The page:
One of the most common problems I see in founders’ financial projections is what I call the fallacy of misplaced precision: revenue in year one, for example, projected to be $1,457,295. There is no way even a mature company would be that precise in forecasting down to the dollar. Perhaps because many founders are engineers who tend to be overly precise, but more likely it’s a result of using a spreadsheet and simply taking a percentage of an existing market (“if we just get .1% of all the drivers in China we’ll be cash flow positive in year one!”).
So here’s what I suggest in trying to predict the future with numbers
- Use round numbers, like $1,500,000
- Use a range, like $1,300,000 to $1,700,000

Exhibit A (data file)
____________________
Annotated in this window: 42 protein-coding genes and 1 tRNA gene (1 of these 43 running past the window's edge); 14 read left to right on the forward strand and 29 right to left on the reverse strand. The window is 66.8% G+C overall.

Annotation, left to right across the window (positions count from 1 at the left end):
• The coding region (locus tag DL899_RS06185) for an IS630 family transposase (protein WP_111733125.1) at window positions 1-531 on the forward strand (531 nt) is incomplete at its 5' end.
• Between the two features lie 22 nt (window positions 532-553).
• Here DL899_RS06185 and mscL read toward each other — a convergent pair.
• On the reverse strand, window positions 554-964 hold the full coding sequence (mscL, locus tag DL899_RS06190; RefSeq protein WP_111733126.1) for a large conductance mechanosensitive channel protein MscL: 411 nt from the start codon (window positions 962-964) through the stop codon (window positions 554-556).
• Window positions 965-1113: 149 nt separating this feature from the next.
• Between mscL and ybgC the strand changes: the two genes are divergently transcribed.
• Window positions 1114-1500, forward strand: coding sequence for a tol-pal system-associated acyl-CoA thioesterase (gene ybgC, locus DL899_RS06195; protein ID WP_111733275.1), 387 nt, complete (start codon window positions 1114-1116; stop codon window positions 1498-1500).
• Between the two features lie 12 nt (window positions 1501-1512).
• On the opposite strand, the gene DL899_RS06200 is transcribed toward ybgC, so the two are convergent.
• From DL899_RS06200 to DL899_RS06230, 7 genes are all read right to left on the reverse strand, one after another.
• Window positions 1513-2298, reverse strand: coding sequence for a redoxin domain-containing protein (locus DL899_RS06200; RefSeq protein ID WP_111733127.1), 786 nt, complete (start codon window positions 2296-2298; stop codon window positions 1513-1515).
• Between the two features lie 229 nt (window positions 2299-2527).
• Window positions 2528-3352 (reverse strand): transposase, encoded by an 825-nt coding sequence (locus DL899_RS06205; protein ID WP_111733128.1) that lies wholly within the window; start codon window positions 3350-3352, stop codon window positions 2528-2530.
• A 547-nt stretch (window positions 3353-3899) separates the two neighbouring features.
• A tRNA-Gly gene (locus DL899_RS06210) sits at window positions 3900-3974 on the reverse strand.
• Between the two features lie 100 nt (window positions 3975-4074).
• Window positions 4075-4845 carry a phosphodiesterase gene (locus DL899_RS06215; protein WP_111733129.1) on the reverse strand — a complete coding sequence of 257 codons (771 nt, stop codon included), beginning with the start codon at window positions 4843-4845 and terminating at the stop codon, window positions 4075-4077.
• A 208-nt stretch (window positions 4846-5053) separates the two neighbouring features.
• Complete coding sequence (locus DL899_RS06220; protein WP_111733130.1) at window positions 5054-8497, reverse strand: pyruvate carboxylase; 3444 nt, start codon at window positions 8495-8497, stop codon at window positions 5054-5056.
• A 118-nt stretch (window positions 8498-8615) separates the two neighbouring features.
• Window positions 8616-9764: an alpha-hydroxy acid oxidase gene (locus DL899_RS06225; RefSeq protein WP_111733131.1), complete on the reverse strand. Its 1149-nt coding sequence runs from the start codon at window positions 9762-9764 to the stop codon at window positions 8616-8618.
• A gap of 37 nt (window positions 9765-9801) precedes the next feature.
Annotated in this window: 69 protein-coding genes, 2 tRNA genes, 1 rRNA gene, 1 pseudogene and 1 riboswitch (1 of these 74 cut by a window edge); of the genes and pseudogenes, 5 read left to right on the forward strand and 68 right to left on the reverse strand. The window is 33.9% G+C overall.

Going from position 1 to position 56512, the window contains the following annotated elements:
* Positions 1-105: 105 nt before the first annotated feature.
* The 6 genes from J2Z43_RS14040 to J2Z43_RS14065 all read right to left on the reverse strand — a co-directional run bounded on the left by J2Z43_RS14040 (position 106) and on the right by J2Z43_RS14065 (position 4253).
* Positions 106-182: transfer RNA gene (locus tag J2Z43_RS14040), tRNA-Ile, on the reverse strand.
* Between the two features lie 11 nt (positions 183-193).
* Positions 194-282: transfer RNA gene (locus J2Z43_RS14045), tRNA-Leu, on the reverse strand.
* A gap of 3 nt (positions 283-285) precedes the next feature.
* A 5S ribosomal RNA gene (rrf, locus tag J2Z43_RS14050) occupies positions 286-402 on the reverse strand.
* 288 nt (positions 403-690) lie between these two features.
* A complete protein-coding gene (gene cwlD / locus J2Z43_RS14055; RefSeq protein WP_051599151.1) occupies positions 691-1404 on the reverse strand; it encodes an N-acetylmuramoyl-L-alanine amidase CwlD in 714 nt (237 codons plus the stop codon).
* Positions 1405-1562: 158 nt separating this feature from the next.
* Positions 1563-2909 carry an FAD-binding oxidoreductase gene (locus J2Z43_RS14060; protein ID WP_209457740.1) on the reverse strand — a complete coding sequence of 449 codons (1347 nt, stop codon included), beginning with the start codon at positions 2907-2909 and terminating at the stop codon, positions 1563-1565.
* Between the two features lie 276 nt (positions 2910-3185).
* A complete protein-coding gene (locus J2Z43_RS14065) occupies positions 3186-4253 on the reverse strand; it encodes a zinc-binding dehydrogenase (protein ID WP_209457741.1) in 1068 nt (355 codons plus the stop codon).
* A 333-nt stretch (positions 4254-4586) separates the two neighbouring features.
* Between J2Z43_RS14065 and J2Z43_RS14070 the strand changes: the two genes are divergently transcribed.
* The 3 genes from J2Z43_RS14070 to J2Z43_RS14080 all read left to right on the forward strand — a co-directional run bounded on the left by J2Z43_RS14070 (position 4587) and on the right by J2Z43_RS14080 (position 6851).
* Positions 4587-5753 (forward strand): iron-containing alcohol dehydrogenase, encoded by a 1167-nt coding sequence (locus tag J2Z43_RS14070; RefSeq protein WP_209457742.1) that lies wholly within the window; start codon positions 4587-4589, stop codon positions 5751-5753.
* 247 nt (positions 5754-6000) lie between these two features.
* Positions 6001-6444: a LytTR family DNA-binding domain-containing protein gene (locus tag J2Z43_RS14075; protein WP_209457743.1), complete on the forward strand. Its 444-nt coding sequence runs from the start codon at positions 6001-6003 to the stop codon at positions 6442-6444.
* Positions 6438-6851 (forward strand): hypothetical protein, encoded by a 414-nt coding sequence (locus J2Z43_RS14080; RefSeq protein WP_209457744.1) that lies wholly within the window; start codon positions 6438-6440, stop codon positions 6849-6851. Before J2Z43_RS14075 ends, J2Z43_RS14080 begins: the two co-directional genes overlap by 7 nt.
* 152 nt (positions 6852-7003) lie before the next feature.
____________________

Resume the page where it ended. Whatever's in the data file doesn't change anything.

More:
- Provide best case, worst case, and probable case scenarios
- Provide numbers, but with degrees of accuracy, +/- X%, where X is 10% to 20%
Where you can perhaps be more precise in your forecasting is in unit price, especially if you are in a competitive market, which will tend to set a range for you. But pricing is an art unto itself and worth another post.
Keep in mind that as in a previous post, the most important part of your financial projections are not the numbers, but the assumptions behind them.
If you want to get past an investor’s sniff test don’t commit the fallacy of misplaced precision – it’s a dead giveaway that you have generated your projections top down from a spreadsheet, rather than built them bottoms up from carefully forecasting sales by channel.
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